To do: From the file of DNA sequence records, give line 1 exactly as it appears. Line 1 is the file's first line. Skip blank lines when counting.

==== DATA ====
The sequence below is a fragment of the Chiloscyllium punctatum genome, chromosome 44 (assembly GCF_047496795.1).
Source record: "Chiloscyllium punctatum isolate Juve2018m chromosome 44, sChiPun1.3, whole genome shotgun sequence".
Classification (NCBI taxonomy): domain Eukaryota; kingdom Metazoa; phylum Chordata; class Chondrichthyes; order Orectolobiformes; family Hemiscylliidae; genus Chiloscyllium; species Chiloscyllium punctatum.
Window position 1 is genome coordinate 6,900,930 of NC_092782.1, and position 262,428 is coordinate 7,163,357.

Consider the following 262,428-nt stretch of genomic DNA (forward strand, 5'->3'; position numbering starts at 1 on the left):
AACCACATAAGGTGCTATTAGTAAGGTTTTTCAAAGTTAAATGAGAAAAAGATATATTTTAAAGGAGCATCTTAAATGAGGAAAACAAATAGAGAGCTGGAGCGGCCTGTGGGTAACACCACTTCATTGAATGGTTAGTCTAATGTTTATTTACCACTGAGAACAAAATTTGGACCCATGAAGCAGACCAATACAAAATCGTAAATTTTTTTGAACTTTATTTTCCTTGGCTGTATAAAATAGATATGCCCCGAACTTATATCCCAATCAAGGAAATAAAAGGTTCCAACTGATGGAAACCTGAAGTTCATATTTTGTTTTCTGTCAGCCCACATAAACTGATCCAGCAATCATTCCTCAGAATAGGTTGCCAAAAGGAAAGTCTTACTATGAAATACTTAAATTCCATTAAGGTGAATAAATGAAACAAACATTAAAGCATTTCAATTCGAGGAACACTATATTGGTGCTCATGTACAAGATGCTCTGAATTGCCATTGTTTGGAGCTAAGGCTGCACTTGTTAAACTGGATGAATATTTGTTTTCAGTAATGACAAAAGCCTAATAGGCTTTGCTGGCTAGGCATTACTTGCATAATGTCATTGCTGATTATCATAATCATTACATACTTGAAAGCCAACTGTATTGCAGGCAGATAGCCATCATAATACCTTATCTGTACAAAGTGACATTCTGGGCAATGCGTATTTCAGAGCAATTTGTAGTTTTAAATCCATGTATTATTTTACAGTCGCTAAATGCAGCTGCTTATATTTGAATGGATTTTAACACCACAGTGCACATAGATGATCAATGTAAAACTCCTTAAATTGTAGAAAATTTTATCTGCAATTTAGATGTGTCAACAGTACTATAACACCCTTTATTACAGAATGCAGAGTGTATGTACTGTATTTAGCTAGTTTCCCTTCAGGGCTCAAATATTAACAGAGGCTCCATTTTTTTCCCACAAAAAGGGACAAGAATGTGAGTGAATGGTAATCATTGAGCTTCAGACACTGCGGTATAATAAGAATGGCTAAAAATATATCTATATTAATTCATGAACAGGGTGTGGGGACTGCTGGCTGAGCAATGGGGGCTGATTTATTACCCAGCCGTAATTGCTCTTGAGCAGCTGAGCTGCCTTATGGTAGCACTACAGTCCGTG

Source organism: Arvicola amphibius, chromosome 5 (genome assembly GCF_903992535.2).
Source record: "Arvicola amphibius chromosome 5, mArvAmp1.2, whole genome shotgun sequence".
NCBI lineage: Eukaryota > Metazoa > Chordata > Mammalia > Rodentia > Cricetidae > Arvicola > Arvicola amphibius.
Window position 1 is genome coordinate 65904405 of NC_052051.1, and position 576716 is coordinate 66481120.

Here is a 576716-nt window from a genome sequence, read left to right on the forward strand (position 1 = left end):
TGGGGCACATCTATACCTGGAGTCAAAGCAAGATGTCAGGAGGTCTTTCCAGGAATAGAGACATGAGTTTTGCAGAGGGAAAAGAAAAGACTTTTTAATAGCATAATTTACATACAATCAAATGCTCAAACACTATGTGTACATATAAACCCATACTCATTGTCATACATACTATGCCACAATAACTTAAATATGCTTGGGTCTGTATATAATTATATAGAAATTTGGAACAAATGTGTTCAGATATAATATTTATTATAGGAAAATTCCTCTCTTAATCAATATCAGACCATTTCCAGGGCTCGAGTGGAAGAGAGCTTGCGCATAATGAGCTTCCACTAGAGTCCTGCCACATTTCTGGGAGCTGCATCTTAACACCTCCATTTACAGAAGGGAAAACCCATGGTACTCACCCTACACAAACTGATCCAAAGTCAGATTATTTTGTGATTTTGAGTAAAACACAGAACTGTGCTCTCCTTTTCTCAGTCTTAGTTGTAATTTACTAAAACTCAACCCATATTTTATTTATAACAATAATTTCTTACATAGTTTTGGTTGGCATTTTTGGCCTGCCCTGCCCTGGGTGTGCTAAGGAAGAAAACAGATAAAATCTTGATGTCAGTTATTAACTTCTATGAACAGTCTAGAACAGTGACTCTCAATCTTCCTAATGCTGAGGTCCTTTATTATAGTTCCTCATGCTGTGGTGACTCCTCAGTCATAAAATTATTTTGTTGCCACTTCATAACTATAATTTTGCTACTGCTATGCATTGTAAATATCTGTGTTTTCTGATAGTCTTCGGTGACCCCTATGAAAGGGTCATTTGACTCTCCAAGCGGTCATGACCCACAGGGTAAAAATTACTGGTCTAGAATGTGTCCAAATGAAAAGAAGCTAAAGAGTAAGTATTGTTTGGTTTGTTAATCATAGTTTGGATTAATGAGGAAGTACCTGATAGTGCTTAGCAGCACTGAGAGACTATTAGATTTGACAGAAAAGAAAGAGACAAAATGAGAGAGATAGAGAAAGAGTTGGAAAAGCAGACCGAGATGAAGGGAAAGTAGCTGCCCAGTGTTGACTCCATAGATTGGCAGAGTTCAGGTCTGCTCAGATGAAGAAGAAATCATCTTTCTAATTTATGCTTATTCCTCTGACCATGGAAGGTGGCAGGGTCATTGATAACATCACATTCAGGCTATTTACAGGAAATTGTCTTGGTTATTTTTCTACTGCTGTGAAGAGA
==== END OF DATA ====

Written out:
The sequence below is a fragment of the Chiloscyllium punctatum genome, chromosome 44 (assembly GCF_047496795.1).